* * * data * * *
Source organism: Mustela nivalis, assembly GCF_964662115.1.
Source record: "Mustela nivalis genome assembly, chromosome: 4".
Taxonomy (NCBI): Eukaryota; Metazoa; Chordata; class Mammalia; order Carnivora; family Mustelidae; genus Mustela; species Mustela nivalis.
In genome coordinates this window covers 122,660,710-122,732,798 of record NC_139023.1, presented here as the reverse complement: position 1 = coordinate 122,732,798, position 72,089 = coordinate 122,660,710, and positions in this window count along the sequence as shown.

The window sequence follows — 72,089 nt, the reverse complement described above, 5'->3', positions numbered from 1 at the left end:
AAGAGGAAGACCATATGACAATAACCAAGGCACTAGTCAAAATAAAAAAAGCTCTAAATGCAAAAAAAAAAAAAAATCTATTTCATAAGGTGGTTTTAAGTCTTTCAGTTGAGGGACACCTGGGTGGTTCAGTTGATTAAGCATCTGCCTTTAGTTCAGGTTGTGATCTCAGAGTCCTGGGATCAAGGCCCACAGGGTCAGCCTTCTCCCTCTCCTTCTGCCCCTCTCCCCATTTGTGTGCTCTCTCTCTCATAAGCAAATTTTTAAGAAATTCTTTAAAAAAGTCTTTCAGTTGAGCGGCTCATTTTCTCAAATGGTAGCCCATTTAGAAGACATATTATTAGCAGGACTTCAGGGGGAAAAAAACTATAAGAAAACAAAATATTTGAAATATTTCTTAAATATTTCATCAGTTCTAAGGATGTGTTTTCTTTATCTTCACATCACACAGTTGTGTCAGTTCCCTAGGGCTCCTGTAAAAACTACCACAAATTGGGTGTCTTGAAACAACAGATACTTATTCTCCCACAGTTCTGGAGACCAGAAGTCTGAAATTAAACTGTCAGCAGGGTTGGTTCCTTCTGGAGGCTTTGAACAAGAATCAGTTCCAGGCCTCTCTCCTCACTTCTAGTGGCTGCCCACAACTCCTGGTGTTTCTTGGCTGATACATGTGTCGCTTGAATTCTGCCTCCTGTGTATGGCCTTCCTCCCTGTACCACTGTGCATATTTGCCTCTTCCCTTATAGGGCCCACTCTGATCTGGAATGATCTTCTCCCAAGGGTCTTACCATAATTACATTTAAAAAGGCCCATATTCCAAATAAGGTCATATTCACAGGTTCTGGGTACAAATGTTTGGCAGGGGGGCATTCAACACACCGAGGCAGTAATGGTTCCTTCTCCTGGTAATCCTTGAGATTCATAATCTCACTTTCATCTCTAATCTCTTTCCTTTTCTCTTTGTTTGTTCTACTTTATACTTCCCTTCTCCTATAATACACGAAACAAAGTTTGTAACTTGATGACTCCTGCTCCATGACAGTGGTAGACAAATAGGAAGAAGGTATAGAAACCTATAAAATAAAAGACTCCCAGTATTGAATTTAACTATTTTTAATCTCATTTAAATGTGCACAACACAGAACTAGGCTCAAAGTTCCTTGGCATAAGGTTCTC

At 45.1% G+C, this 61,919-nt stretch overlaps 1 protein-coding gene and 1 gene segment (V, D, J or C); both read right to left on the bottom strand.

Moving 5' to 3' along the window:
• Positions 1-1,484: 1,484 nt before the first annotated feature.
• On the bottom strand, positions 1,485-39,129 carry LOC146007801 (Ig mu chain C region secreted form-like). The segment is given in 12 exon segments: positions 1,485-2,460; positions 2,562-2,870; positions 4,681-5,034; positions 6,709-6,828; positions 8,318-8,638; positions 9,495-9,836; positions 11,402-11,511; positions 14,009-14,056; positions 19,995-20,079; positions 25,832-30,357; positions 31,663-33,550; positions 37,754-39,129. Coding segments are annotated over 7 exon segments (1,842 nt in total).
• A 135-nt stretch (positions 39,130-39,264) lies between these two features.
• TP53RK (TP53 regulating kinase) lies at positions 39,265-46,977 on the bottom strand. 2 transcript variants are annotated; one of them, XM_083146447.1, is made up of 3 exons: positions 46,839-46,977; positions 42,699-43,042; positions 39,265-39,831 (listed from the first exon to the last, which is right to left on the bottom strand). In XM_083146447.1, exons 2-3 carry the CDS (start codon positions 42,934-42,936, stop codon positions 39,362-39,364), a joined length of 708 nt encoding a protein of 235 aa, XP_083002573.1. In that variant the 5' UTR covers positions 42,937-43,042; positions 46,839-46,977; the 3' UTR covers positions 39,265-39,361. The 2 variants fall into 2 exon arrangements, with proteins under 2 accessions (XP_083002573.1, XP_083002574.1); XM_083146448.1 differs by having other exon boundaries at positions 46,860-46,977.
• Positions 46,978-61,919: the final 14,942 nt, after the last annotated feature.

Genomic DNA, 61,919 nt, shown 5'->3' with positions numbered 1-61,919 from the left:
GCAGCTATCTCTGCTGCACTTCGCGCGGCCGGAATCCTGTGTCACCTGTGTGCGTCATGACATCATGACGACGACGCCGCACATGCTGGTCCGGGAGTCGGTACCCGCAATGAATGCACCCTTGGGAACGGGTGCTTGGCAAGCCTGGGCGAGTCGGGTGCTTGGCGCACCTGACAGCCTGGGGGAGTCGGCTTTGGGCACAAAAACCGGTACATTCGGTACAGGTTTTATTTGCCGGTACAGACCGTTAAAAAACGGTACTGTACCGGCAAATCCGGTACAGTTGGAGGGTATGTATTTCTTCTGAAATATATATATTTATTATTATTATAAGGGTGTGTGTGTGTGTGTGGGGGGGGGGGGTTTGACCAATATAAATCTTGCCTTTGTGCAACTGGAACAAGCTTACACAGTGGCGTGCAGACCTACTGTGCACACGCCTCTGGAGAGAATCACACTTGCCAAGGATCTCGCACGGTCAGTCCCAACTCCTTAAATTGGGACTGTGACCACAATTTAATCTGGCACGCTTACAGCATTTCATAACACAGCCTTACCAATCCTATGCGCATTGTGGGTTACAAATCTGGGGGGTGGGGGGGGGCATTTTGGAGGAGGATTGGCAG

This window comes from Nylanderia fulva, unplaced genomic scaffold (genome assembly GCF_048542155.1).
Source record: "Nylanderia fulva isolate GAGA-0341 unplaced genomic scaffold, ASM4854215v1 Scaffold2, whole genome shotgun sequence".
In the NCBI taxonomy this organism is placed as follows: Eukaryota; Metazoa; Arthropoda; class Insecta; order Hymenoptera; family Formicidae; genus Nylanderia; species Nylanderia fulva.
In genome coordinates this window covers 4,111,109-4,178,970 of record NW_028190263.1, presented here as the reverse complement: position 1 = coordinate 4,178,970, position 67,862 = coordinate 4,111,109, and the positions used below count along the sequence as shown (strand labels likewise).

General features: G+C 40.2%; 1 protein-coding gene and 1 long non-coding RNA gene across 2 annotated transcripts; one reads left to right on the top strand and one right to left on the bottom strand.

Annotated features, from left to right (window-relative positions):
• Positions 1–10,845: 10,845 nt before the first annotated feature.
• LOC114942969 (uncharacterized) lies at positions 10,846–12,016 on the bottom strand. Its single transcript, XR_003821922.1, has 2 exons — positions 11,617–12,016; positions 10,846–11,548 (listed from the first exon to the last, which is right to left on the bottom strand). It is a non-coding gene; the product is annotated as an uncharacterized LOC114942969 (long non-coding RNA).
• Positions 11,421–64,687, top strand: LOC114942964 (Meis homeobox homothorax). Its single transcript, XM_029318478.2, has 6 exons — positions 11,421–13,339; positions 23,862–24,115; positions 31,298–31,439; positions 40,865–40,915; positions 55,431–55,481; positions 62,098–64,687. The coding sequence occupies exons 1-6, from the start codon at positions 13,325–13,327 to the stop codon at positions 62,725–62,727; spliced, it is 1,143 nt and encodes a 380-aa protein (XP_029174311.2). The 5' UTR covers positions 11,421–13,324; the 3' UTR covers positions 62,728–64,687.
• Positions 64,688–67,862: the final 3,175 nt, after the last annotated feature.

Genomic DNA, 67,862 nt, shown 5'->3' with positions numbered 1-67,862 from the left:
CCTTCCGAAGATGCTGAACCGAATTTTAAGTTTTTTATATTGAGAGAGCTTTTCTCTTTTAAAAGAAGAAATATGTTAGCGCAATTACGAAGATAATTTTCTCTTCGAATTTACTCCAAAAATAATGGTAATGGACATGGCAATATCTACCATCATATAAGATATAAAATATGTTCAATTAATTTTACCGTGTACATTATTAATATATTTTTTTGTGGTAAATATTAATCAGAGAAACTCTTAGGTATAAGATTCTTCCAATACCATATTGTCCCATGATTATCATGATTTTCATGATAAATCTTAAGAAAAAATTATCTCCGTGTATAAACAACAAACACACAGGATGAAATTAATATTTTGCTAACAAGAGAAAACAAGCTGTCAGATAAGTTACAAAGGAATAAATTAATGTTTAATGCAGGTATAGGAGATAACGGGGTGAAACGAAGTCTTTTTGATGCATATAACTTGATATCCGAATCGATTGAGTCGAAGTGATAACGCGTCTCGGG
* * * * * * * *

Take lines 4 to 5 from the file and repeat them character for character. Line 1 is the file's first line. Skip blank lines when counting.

In genome coordinates this window covers 122,660,710-122,732,798 of record NC_139023.1, presented here as the reverse complement: position 1 = coordinate 122,732,798, position 72,089 = coordinate 122,660,710, and positions in this window count along the sequence as shown.

The window sequence follows — 72,089 nt, the reverse complement described above, 5'->3', positions numbered from 1 at the left end: